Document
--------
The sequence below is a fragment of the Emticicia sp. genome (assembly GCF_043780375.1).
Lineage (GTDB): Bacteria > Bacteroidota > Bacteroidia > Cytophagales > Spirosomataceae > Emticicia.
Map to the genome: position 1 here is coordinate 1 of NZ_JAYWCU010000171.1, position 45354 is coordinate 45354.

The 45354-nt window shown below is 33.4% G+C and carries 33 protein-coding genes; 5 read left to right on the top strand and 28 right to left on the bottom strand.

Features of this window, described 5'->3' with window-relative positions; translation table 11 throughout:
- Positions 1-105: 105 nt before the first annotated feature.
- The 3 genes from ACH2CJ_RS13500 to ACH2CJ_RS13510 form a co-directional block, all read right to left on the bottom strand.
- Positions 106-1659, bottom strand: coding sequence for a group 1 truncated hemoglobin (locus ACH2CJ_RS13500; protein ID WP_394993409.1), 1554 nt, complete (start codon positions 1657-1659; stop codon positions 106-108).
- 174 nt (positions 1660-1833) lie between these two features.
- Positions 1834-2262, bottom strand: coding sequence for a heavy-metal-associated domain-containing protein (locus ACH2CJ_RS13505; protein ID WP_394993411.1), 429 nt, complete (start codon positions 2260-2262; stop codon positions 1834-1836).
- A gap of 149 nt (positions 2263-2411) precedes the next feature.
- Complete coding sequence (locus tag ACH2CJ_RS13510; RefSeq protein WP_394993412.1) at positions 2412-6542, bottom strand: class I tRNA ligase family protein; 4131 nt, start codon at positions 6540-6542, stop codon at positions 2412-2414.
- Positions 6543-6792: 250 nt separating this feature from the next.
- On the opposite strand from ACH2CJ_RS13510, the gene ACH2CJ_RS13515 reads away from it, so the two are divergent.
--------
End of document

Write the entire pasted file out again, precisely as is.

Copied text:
The sequence below is a fragment of the Emticicia sp. genome (assembly GCF_043780375.1).
Lineage (GTDB): Bacteria > Bacteroidota > Bacteroidia > Cytophagales > Spirosomataceae > Emticicia.
Map to the genome: position 1 here is coordinate 1 of NZ_JAYWCU010000171.1, position 45354 is coordinate 45354.

The 45354-nt window shown below is 33.4% G+C and carries 33 protein-coding genes; 5 read left to right on the top strand and 28 right to left on the bottom strand.

Features of this window, described 5'->3' with window-relative positions; translation table 11 throughout:
- Positions 1-105: 105 nt before the first annotated feature.
- The 3 genes from ACH2CJ_RS13500 to ACH2CJ_RS13510 form a co-directional block, all read right to left on the bottom strand.
- Positions 106-1659, bottom strand: coding sequence for a group 1 truncated hemoglobin (locus ACH2CJ_RS13500; protein ID WP_394993409.1), 1554 nt, complete (start codon positions 1657-1659; stop codon positions 106-108).
- 174 nt (positions 1660-1833) lie between these two features.
- Positions 1834-2262, bottom strand: coding sequence for a heavy-metal-associated domain-containing protein (locus ACH2CJ_RS13505; protein ID WP_394993411.1), 429 nt, complete (start codon positions 2260-2262; stop codon positions 1834-1836).
- A gap of 149 nt (positions 2263-2411) precedes the next feature.
- Complete coding sequence (locus tag ACH2CJ_RS13510; RefSeq protein WP_394993412.1) at positions 2412-6542, bottom strand: class I tRNA ligase family protein; 4131 nt, start codon at positions 6540-6542, stop codon at positions 2412-2414.
- Positions 6543-6792: 250 nt separating this feature from the next.
- On the opposite strand from ACH2CJ_RS13510, the gene ACH2CJ_RS13515 reads away from it, so the two are divergent.